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TECHNICAL PAPERS: Soft Tissue

Directional, Regional, and Layer Variations of Mechanical Properties of Esophageal Tissue and its Interpretation Using a Structure-Based Constitutive Model

[+] Author and Article Information
W. Yang, T. C. Fung

School of Civil and Environmental Engineering, Nanyang Technological University, Singapore, 639798, Singapore

K. S. Chian

School of Mechanical and Aerospace Engineering, Nanyang Technological University, Singapore, 639798, Singapore

C. K. Chong

School of Chemical and Biomedical Engineering, Nanyang Technological University, Singapore, 639798, Singapore

J Biomech Eng 128(3), 409-418 (Nov 16, 2005) (10 pages) doi:10.1115/1.2187033 History: Received February 05, 2005; Revised November 16, 2005

The esophagus, like other soft tissues, exhibits nonlinear and anisotropic mechanical properties. As a composite structure, the properties of the outer muscle and inner mucosal layer are different. It is expected that the complex mechanical properties will induce nonhomogeneous stress distributions in the wall and nonuniform tissue remodeling. Both are important factors which influence the function of mechanosensitive receptor located in various layers of the wall. Hence, the characterization of the mechanical properties is essential to understand the neuromuscular motion of the esophagus. In this study, the uniaxial tensile tests were conducted along two mutually orthogonal directions of porcine esophageal tissue to identify the directional (circumferential and axial), regional (abdominal, thoracic, and cervical), and layer (muscle and mucosa) variations of the mechanical properties. A structure-based constitutive model, which took the architectures of the tissue’s microstructures into account, was applied to describe the mechanical behavior of the esophagus. Results showed that the constitutive model successfully described the mechanical behavior and provided robust estimates of the material parameters. In conclusion, the model was demonstrated to be a good descriptor of the mechanical properties of the esophagus and it was able to facilitate the directional, layer, and regional comparisons of the mechanical properties in terms of the associated material parameters.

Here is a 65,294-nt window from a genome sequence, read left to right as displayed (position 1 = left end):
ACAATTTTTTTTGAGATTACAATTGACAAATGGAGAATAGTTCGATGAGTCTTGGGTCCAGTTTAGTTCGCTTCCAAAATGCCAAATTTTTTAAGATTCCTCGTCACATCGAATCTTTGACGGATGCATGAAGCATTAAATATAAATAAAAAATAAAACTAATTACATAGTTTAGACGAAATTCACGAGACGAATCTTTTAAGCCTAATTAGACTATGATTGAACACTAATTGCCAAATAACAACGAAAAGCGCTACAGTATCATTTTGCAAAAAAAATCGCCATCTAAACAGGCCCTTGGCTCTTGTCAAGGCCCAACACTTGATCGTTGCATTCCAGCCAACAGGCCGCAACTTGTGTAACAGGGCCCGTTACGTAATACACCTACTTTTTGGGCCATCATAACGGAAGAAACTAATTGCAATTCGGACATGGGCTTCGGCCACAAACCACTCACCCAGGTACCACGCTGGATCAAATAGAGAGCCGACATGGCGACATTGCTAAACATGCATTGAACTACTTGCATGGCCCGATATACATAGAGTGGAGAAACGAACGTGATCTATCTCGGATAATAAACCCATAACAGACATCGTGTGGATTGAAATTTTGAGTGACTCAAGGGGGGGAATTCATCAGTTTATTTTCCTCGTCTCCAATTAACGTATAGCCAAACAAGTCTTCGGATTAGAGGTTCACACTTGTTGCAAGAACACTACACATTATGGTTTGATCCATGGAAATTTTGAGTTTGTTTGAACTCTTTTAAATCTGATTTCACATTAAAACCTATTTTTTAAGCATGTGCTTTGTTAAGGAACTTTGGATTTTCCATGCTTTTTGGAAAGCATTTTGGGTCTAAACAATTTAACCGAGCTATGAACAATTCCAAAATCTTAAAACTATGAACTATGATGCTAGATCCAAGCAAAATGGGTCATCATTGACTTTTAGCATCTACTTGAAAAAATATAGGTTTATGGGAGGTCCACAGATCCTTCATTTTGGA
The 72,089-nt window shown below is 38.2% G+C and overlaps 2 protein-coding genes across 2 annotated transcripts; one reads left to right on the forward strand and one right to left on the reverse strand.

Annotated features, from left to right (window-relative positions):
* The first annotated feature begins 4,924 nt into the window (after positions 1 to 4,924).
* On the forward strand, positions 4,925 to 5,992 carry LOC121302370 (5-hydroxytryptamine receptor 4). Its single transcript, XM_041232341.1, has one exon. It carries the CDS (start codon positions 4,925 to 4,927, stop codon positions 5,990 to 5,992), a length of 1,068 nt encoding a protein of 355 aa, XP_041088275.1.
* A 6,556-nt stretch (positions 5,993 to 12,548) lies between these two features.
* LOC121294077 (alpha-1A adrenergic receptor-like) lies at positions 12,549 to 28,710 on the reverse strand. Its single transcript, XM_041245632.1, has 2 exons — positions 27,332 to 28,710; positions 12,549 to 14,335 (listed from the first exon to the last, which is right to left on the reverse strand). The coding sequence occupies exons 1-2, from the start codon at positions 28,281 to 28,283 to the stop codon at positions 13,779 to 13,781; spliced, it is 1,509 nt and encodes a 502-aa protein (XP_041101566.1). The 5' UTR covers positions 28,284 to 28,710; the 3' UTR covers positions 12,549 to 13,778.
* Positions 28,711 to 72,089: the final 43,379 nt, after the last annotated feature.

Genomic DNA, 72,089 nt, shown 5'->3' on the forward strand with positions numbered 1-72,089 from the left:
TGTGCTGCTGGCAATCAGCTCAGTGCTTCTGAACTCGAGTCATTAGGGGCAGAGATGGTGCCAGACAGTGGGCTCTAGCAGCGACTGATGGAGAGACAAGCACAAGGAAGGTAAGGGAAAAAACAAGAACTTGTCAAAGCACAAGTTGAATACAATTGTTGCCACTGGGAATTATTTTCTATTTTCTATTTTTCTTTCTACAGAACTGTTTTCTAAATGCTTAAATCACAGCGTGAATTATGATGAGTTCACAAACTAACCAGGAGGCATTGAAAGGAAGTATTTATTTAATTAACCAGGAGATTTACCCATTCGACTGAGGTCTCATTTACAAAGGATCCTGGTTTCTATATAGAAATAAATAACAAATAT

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Copyright © 2006 by American Society of Mechanical Engineers
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Figures

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Figure 1

Configuration of collagen distribution in 2D sketch. α is the angle of the collagen fibers away from θ direction.

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Figure 2

Stress-strain curves from uniaxial test of both layers at the abdominal, thoracic, and cervical region

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Figure 3

Circumferential and axial strength of the muscle and mucosal layer at the abdominal, thoracic and cervical regions. * indicates that the samples are significantly stronger axially than circumferentially (p<0.05).

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Figure 4

Circumferential and axial ultimate stretch ratio of the muscle and mucosal layer at the abdominal, thoracic, and cervical regions. * indicates that the samples are significantly more extensible circumferentially than axially, except for the cervical region of mucosal layer, where it is more extensible axially than circumferentially (p<0.05).

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Figure 5

Comparisons of strength and ultimate stretch ratio between the muscle and mucosal layer in the circumferential and axial directions at the abdominal, thoracic, and cervical regions. * indicates the significance level of p<0.05 and ** denotes p<0.05.

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Figure 6

Comparisons of strength and ultimate stretch ratio among the abdominal, thoracic, and cervical regions in the circumferential and axial directions of the muscle and mucosal layer. * indicates that the difference is significant with respect to the abdominal region and # denotes the significance with respect to the thoracic region (p<0.05).

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Figure 7

Cauchy (true) stresses vs stretch ratios with symbols denoting the experimental data and solid line denoting the modeling curves. The dash line represents the stress contributed by the collagen.

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Figure 8

The circumferential (left panels) and axial (right panels) residuals for the six muscular specimens at the abdominal region. The specimens with similar patterns of residuals were grouped together for clearer visual inspection.

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Figure 9

Plots of bootstrapped values of the four material parameters for the six muscular specimens (left-hand set of data) and the six mucosal specimens (right-hand set of data) at the abdominal region

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Figure 10

Plots of the three material parameters for the muscle (left-hand set of data) and mucosal (right-hand set of data) layer

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